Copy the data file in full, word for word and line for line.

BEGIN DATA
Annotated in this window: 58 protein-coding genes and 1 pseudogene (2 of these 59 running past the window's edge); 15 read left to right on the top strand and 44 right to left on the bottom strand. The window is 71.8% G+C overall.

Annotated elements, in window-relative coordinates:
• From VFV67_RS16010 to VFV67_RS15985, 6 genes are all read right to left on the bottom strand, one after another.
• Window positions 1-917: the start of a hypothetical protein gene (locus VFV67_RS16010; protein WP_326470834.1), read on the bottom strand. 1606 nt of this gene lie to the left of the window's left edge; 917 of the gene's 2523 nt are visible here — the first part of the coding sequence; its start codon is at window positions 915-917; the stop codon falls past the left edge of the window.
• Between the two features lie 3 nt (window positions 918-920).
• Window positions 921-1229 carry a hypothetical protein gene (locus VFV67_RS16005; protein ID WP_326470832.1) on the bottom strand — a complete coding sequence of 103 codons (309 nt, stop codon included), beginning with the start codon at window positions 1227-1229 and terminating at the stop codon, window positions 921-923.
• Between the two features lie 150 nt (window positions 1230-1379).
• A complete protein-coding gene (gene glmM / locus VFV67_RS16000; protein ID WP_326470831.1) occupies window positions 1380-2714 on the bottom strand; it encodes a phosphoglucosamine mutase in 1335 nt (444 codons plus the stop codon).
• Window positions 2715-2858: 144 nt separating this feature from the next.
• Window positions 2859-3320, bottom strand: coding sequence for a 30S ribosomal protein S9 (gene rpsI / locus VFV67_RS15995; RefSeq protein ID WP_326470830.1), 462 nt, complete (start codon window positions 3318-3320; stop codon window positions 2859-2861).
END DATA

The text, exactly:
Annotated in this window: 58 protein-coding genes and 1 pseudogene (2 of these 59 running past the window's edge); 15 read left to right on the top strand and 44 right to left on the bottom strand. The window is 71.8% G+C overall.

Annotated elements, in window-relative coordinates:
• From VFV67_RS16010 to VFV67_RS15985, 6 genes are all read right to left on the bottom strand, one after another.
• Window positions 1-917: the start of a hypothetical protein gene (locus VFV67_RS16010; protein WP_326470834.1), read on the bottom strand. 1606 nt of this gene lie to the left of the window's left edge; 917 of the gene's 2523 nt are visible here — the first part of the coding sequence; its start codon is at window positions 915-917; the stop codon falls past the left edge of the window.
• Between the two features lie 3 nt (window positions 918-920).
• Window positions 921-1229 carry a hypothetical protein gene (locus VFV67_RS16005; protein ID WP_326470832.1) on the bottom strand — a complete coding sequence of 103 codons (309 nt, stop codon included), beginning with the start codon at window positions 1227-1229 and terminating at the stop codon, window positions 921-923.
• Between the two features lie 150 nt (window positions 1230-1379).
• A complete protein-coding gene (gene glmM / locus VFV67_RS16000; protein ID WP_326470831.1) occupies window positions 1380-2714 on the bottom strand; it encodes a phosphoglucosamine mutase in 1335 nt (444 codons plus the stop codon).
• Window positions 2715-2858: 144 nt separating this feature from the next.
• Window positions 2859-3320, bottom strand: coding sequence for a 30S ribosomal protein S9 (gene rpsI / locus VFV67_RS15995; RefSeq protein ID WP_326470830.1), 462 nt, complete (start codon window positions 3318-3320; stop codon window positions 2859-2861).